Greer, Jonathan Samuel. “Dinner at Dan: A Biblical and Archaeological Exploration of Sacred Feasting at Iron Age II Tel Dan.” PhD diss., Pennsylvania State University, 2011. [Israel/Canaan/Dan/Ritual/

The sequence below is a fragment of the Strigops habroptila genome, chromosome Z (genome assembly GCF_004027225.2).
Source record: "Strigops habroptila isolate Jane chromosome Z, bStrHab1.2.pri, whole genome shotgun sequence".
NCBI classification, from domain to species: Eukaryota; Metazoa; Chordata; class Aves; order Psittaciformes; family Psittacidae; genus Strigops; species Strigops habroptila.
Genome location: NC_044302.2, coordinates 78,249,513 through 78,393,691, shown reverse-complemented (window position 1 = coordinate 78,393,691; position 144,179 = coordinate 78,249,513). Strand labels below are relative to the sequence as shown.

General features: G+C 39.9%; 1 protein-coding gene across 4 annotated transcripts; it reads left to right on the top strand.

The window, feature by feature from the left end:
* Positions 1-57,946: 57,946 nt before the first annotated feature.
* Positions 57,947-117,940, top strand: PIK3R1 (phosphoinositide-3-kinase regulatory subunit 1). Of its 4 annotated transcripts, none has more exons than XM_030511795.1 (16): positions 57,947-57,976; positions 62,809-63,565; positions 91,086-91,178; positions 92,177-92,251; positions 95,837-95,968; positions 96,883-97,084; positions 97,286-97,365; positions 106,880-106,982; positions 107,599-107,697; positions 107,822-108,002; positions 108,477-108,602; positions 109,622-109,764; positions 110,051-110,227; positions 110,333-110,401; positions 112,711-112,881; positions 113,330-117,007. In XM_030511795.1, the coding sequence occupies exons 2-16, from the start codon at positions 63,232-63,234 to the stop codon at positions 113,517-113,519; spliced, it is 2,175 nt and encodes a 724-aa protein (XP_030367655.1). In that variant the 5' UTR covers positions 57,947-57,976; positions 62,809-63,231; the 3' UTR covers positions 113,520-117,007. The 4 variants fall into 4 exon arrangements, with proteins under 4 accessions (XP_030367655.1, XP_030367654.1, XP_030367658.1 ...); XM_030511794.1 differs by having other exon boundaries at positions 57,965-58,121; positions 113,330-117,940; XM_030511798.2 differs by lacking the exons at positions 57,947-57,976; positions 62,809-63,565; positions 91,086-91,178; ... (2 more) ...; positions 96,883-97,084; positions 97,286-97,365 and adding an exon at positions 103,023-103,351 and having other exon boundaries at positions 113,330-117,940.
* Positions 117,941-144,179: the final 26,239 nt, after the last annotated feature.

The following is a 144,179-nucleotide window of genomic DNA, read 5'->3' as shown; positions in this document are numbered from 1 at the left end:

Abstract: This study provides a biblical and archaeological investigation of sacred feasting at the Iron Age II site of Tel Dan and seeks to evaluate the historicity, nature, and significance of these events from the late 10th century – mid-8th century BCE. Biblical texts concerning the establishment of a cult at Dan are examined and seen to be reflective of a Yahwistic and traditional religious context in which these feasts may have been acted out. The contents of seven distinct deposits of animal bone, ceramic, and material remains from a temple complex at Tel Dan are analyzed and argued to be the remains of sacred feasts. From this analysis, contrast is noted between two spheres of activity and change in practice over time is suggested. A synthesis of the biblical and archaeological data highlights the correlation of these archaeological remains to biblical texts concerning sacrificial prescriptions, realia , and movements within sacred space, refining the reconstruction of the activities within the precinct. The study concludes by affirming that sacred feasts were indeed carried out at Iron Age II Tel Dan and by suggesting that they were likely Yahwistic and traditional in nature. It further places these events in their socio-political and religious contexts and suggests that these sacred feasts at Dan may have been utilized by the Northern monarchs of ancient Israel for kingdom building, initially to unify tribal factions and later to reinforce distinct social structures, as a society strove to incorporate its tribal past within a monarchic framework.